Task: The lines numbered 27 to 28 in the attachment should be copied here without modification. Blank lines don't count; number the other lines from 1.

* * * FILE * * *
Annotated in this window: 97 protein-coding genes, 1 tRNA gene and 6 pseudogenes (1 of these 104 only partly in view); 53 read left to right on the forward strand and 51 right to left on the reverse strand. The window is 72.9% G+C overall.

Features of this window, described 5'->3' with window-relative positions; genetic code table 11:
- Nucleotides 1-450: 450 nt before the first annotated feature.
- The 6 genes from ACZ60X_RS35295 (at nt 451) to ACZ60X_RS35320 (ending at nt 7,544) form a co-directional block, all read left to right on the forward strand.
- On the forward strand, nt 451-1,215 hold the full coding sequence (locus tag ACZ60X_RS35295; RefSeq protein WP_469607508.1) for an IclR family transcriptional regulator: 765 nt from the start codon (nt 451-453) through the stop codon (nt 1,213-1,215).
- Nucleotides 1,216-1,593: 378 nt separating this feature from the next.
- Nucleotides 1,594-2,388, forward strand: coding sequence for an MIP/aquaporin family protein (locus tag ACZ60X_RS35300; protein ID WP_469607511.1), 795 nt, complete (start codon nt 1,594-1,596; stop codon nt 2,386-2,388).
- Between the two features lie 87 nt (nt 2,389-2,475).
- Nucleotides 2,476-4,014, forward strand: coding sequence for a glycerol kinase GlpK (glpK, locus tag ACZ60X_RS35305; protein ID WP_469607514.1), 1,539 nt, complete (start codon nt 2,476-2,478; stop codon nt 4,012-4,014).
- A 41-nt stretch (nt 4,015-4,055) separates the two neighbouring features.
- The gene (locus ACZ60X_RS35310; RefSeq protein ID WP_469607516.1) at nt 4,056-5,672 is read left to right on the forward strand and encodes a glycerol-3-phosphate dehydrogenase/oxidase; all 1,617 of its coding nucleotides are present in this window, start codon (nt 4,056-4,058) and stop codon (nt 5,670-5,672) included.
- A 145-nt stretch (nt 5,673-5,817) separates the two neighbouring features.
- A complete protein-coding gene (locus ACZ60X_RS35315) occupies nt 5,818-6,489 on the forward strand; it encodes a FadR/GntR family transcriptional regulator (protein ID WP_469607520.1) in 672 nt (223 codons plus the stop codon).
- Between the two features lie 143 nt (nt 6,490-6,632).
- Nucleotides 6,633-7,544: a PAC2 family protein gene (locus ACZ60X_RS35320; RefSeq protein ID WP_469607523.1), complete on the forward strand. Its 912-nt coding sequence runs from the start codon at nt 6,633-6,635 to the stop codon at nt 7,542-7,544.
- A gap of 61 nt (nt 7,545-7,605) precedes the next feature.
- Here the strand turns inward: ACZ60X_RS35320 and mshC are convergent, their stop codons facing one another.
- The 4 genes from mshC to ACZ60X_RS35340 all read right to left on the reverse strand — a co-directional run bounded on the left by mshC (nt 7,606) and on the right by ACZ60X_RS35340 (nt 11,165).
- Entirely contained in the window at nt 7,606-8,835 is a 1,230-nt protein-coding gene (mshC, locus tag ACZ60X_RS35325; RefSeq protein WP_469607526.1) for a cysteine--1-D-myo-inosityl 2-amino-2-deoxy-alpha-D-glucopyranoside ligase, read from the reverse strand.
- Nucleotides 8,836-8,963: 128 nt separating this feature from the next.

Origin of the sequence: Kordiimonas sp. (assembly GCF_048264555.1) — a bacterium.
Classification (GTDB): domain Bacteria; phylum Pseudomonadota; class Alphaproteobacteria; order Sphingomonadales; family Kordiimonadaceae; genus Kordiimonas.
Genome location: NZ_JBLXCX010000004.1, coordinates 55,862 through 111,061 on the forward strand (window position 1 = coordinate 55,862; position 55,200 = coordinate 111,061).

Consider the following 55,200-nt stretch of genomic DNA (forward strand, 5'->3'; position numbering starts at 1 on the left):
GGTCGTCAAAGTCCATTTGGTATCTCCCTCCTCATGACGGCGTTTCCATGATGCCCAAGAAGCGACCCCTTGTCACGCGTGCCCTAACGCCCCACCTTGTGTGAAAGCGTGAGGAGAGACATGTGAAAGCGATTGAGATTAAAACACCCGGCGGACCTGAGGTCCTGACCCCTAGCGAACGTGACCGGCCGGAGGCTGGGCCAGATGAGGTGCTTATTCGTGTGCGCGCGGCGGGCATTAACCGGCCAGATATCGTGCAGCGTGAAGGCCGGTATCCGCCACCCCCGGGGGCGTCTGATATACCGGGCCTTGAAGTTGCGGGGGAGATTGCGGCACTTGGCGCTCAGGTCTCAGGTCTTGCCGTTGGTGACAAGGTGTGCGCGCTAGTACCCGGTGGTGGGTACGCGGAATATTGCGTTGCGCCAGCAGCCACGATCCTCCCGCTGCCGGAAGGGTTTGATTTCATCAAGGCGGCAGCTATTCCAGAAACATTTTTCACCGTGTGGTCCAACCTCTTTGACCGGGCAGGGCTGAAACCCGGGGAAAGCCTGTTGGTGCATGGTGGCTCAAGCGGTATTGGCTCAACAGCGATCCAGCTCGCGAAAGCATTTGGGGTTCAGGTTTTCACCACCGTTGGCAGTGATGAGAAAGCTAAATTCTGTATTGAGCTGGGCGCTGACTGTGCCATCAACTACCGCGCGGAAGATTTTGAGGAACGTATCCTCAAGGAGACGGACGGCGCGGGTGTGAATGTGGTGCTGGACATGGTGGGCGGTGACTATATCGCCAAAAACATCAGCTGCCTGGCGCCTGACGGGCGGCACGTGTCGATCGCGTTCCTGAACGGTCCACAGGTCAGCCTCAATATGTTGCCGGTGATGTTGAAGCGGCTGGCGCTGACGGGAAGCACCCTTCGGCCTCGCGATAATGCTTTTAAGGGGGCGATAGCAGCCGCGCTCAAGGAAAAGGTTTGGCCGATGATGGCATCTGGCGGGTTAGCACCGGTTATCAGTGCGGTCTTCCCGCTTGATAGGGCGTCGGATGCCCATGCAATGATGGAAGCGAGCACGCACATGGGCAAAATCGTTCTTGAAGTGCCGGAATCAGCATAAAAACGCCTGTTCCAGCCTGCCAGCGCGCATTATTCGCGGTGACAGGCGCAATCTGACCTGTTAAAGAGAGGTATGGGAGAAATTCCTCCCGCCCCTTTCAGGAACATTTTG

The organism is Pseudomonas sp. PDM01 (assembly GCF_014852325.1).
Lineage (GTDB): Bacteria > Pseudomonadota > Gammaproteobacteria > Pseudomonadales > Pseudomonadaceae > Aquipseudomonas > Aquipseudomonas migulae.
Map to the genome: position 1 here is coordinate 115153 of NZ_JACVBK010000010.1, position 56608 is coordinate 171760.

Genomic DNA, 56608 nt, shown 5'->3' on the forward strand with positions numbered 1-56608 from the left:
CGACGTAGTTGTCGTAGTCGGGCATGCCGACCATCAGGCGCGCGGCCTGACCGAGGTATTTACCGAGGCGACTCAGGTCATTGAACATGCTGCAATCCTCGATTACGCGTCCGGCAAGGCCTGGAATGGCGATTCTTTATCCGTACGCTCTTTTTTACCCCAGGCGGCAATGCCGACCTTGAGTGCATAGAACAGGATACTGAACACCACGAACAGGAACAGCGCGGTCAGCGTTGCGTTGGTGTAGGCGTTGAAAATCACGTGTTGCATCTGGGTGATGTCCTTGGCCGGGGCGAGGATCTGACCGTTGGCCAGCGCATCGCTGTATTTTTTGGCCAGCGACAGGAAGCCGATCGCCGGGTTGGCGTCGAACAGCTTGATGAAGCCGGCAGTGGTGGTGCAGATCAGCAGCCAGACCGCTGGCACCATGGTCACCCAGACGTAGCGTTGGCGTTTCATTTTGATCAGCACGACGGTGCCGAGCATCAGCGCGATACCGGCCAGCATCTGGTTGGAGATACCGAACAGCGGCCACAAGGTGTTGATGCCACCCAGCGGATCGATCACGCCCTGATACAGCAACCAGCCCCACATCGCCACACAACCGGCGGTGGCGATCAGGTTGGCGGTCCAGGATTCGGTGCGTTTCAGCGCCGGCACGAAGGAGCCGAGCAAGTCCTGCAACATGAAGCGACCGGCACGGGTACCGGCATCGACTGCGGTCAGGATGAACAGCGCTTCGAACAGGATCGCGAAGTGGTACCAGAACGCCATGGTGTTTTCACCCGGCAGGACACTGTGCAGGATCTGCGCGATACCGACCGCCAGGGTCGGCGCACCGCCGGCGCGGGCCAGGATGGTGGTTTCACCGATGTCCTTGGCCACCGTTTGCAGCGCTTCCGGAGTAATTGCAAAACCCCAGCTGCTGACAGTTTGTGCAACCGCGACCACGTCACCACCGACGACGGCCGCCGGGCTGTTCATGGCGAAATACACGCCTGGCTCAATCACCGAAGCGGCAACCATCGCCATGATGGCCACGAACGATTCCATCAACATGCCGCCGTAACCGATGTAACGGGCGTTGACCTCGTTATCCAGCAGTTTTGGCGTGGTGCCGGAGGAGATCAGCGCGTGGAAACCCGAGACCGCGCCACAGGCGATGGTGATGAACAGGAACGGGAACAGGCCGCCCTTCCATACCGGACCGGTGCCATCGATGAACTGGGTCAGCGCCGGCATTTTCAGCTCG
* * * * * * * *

Lineage (GTDB): Bacteria > Pseudomonadota > Gammaproteobacteria > Pseudomonadales > Pseudomonadaceae > Aquipseudomonas > Aquipseudomonas migulae.
Map to the genome: position 1 here is coordinate 115153 of NZ_JACVBK010000010.1, position 56608 is coordinate 171760.